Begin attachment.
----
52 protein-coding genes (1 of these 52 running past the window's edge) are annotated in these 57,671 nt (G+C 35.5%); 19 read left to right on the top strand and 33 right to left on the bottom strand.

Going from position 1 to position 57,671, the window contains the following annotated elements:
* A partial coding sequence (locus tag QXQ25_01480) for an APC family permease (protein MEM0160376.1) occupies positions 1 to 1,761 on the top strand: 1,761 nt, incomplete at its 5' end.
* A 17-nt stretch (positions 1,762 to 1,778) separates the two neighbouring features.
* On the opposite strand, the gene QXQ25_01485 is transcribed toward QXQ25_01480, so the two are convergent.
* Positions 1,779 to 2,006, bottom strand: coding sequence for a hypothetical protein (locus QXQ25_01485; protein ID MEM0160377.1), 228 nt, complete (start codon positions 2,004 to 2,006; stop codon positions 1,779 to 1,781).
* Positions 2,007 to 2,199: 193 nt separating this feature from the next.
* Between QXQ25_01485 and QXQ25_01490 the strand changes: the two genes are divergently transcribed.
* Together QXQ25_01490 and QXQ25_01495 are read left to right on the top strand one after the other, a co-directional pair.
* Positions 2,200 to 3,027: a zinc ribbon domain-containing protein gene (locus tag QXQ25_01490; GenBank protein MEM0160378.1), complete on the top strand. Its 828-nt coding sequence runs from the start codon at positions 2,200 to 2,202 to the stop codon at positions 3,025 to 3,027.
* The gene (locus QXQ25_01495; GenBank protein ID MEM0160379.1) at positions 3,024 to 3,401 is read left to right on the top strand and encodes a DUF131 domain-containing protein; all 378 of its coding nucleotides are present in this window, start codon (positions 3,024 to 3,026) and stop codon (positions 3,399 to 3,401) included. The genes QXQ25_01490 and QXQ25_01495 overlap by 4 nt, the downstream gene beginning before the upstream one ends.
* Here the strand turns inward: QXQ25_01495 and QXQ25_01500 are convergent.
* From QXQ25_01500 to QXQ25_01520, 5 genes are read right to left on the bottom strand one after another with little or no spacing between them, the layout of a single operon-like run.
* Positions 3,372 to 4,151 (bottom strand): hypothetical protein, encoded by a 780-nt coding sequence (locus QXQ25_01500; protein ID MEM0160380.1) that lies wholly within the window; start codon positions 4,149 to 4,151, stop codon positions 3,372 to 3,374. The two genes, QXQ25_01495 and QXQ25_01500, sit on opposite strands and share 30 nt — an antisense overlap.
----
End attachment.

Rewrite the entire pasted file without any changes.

52 protein-coding genes (1 of these 52 running past the window's edge) are annotated in these 57,671 nt (G+C 35.5%); 19 read left to right on the top strand and 33 right to left on the bottom strand.

Going from position 1 to position 57,671, the window contains the following annotated elements:
* A partial coding sequence (locus tag QXQ25_01480) for an APC family permease (protein MEM0160376.1) occupies positions 1 to 1,761 on the top strand: 1,761 nt, incomplete at its 5' end.
* A 17-nt stretch (positions 1,762 to 1,778) separates the two neighbouring features.
* On the opposite strand, the gene QXQ25_01485 is transcribed toward QXQ25_01480, so the two are convergent.
* Positions 1,779 to 2,006, bottom strand: coding sequence for a hypothetical protein (locus QXQ25_01485; protein ID MEM0160377.1), 228 nt, complete (start codon positions 2,004 to 2,006; stop codon positions 1,779 to 1,781).
* Positions 2,007 to 2,199: 193 nt separating this feature from the next.
* Between QXQ25_01485 and QXQ25_01490 the strand changes: the two genes are divergently transcribed.
* Together QXQ25_01490 and QXQ25_01495 are read left to right on the top strand one after the other, a co-directional pair.
* Positions 2,200 to 3,027: a zinc ribbon domain-containing protein gene (locus tag QXQ25_01490; GenBank protein MEM0160378.1), complete on the top strand. Its 828-nt coding sequence runs from the start codon at positions 2,200 to 2,202 to the stop codon at positions 3,025 to 3,027.
* The gene (locus QXQ25_01495; GenBank protein ID MEM0160379.1) at positions 3,024 to 3,401 is read left to right on the top strand and encodes a DUF131 domain-containing protein; all 378 of its coding nucleotides are present in this window, start codon (positions 3,024 to 3,026) and stop codon (positions 3,399 to 3,401) included. The genes QXQ25_01490 and QXQ25_01495 overlap by 4 nt, the downstream gene beginning before the upstream one ends.
* Here the strand turns inward: QXQ25_01495 and QXQ25_01500 are convergent.
* From QXQ25_01500 to QXQ25_01520, 5 genes are read right to left on the bottom strand one after another with little or no spacing between them, the layout of a single operon-like run.
* Positions 3,372 to 4,151 (bottom strand): hypothetical protein, encoded by a 780-nt coding sequence (locus QXQ25_01500; protein ID MEM0160380.1) that lies wholly within the window; start codon positions 4,149 to 4,151, stop codon positions 3,372 to 3,374. The two genes, QXQ25_01495 and QXQ25_01500, sit on opposite strands and share 30 nt — an antisense overlap.